MORE than 3000 people have backed an MSP’s bid to ban the sale and use of shock collars for dogs.

Signatures on the site were approaching 3100 last night after leading animal welfare charities expressed their support for the campaign.

Ben Macpherson, who represents Edinburgh Northern and Leith, is calling on Holyrood to use its powers to make causing “pain or distress” to dogs using such devices an offence. He further urges Westminster to bring in new legislation to outlaw the sale of “any electronic training device for dogs that is capable of causing pain or distress”.

People from all over the UK have added their names, as well as others from as far afield as Australia and Luxembourg.

It comes after almost 19,000 people signed a similar petition started by Tory MSP Maurice Golden two months ago calling on the Scottish Government to set up

an outright ban.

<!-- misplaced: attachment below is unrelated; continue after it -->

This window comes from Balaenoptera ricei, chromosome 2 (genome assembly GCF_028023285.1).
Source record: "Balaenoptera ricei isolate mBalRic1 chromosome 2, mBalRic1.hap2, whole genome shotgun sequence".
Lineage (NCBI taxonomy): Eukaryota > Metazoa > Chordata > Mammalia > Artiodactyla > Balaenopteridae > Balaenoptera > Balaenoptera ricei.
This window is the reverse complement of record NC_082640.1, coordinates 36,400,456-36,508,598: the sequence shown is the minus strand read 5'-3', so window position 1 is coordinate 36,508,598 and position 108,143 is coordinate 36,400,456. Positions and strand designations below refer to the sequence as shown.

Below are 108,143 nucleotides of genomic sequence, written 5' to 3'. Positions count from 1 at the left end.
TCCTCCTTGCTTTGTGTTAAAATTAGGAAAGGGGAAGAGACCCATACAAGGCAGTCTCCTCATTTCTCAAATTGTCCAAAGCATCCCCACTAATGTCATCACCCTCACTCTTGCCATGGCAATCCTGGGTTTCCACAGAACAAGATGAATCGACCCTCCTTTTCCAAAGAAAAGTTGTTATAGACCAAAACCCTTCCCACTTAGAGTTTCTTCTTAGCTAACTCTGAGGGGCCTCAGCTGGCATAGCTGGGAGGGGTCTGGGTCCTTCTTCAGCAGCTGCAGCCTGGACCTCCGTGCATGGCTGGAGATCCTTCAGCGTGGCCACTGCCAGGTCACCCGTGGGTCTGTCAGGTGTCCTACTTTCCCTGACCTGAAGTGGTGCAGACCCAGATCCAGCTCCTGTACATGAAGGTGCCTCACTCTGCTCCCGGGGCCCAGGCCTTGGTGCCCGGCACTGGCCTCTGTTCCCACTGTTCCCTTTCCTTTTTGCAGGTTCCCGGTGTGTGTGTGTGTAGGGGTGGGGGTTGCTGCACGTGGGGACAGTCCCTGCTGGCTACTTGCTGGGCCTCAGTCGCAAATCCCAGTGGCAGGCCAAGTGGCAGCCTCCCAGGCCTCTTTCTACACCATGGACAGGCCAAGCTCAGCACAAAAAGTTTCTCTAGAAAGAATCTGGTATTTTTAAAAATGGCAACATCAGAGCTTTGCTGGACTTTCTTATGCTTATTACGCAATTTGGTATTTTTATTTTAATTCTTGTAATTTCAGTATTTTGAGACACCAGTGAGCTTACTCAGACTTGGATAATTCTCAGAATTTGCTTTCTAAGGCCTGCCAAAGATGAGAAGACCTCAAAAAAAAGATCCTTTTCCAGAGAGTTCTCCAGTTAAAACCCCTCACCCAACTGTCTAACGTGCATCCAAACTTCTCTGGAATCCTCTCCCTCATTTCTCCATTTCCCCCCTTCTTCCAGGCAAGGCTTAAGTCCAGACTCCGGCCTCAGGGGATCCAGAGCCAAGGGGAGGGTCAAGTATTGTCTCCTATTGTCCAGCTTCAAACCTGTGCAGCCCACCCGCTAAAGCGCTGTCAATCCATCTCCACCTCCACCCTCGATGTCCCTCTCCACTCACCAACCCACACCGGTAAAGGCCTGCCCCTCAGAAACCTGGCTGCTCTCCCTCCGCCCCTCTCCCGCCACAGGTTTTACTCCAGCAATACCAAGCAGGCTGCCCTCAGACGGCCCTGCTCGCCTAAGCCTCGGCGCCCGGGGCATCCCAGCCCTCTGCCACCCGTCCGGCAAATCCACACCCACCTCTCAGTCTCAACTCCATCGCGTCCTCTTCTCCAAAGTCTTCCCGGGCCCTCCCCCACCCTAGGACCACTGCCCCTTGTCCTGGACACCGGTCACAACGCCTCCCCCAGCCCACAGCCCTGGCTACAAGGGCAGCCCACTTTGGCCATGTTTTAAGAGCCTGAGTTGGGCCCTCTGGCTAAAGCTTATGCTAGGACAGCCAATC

Macpherson said the matter is a “serious animal welfare issue” and “only the Tory Westminster government has the power to do the right thing and ban their sale across the UK”.

He said: “I don’t believe that dogs should have to suffer pain during training — it’s ineffective and cruel, and we should instead be encouraging more positive and humane training methods.

“I fully recognise that some specific devices, such as collars which only vibrate and cannot cause pain or distress, offer potential benefits in certain circumstances, such as when dealing with dogs suffering from hearing loss. Use of such innocuous devices could be allowed to continue — while the sale and use of harmful devices should be stopped.”

The Scottish SPCA, the Kennel Club, Dogs Trust and other animal welfare groups have stated their support for the change.

Mike Flynn, Scottish SPCA chief superintendent, said: “The Scottish SPCA believes that any training or control device that can inflict pain on an animal, from which it has no means of escape, should not be used or offered for sale, therefore we are opposed to the sale and use of electric shock collars. We can see no reason why they should be allowed for sale to the public given that the Home Office banned their use by trained military and police personnel almost a decade ago.”

Harry Huyton, director of the OneKind charity, said: “Electric shock collars cause pain, are unnecessary, and have already been banned in Wales.”